To the management of the flora is added that of the fauna in Among Ripples : Shallow Waterswhich will be released this year. “Nature is made up of interdependent links between species. If it works in the wild, it will work in-game”, analyzes Martin Greip, creative director of the Swedish studio Eat Create Sleep. His team relied on the expertise of ecologists from Uppsala University to simulate lake and river ecosystems without overwhelming the player with complexity: “Entertainment involves an element of abstraction, an art of minimalism. As long as we don’t distort things too much, the simplification will drive the player into that area.”he considers.
At the same time, in recent years, city builders or other empire management games for the general public have taken up environmental themes that have become essential. Sustainable development has become part of City Skylines with the “Green Cities” expansion, released in 2017. Sid Meier’s Civilization VI integrated climate change with the “Gathering Storm” extension in 2019. The increase in CO emissions2 leads to natural disasters, in particular the rise in sea level which threatens to eventually engulf coastal cities.
Despite their anthropocentrism and their appeal to exploit environmental resources, these games are thought-provoking, says Alenda Cheng:
“It would be cliché to recommend that people only educate themselves with nice plant simulations. I learned a lot from being a bad manager in SimCity and creating dysfunctional cities there. It’s very instructive to have destructive forms of play − as long as you are aware of it. »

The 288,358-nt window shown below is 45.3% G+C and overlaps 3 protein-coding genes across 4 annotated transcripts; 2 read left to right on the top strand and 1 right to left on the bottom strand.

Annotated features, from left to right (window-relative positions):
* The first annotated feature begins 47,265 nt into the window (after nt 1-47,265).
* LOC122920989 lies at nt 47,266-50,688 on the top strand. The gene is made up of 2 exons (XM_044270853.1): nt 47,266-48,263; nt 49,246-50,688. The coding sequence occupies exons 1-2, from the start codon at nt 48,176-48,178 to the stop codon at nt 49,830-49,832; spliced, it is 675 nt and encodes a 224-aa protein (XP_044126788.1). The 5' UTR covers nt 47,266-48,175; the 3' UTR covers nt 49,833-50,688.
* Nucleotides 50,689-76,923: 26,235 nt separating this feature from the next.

A green god does not exist
There are, however, two major limits to a realistic treatment of environmental issues in management games, considers Joost Vervoort, associate professor in the department of sustainable development at the University of Utrecht. “Most of the titles cited only implement technological and engineering solutions to deal with ecological and climatic crises. This is a big limitation because they have other facets,” details the Dutchman who teaches game design under the prism of ecology.
Then, the green paint recently affixed to management and strategy games comes up against their fundamentals: “Responding to these crises is not just a matter of planning from above and initiated by a single person. I would recommend incorporating intense political discussions, conflicts, and different characters who show strong and conflicting emotions on the subject. » More realism and depth would ultimately imply curbing what makes the major interest of management games: the status close to the all-powerful divinity granted to the player.
It is moreover in this position that Will Wright himself, a year after the traffic jams and the pollution of the SimCity who made him famous, put the player in his unknown successor, SimEarth. As early as 1990, he challenged him to make life on Earth prosper by playing with a simple click with various very complex variables, such as the composition of the atmosphere or the temperature.